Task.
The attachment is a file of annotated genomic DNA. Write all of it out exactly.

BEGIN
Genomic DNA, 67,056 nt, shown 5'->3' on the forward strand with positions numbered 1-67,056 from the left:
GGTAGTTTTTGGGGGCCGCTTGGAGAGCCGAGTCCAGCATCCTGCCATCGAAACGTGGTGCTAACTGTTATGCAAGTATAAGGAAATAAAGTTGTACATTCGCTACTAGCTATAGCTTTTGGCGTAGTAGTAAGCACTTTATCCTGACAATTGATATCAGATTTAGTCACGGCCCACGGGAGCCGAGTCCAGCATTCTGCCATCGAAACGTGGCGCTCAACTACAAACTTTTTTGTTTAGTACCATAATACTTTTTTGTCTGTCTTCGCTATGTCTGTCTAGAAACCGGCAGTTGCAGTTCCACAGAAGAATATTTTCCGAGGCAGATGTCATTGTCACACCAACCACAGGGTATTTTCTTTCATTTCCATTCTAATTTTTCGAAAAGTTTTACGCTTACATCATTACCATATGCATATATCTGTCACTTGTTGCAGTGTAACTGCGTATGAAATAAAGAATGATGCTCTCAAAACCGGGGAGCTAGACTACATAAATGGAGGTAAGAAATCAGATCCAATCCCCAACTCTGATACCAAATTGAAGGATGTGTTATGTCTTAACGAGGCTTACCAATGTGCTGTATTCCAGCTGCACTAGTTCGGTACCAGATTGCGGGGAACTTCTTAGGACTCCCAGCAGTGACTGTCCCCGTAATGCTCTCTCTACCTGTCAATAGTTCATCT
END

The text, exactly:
Genomic DNA, 67,056 nt, shown 5'->3' on the forward strand with positions numbered 1-67,056 from the left:
GGTAGTTTTTGGGGGCCGCTTGGAGAGCCGAGTCCAGCATCCTGCCATCGAAACGTGGTGCTAACTGTTATGCAAGTATAAGGAAATAAAGTTGTACATTCGCTACTAGCTATAGCTTTTGGCGTAGTAGTAAGCACTTTATCCTGACAATTGATATCAGATTTAGTCACGGCCCACGGGAGCCGAGTCCAGCATTCTGCCATCGAAACGTGGCGCTCAACTACAAACTTTTTTGTTTAGTACCATAATACTTTTTTGTCTGTCTTCGCTATGTCTGTCTAGAAACCGGCAGTTGCAGTTCCACAGAAGAATATTTTCCGAGGCAGATGTCATTGTCACACCAACCACAGGGTATTTTCTTTCATTTCCATTCTAATTTTTCGAAAAGTTTTACGCTTACATCATTACCATATGCATATATCTGTCACTTGTTGCAGTGTAACTGCGTATGAAATAAAGAATGATGCTCTCAAAACCGGGGAGCTAGACTACATAAATGGAGGTAAGAAATCAGATCCAATCCCCAACTCTGATACCAAATTGAAGGATGTGTTATGTCTTAACGAGGCTTACCAATGTGCTGTATTCCAGCTGCACTAGTTCGGTACCAGATTGCGGGGAACTTCTTAGGACTCCCAGCAGTGACTGTCCCCGTAATGCTCTCTCTACCTGTCAATAGTTCATCT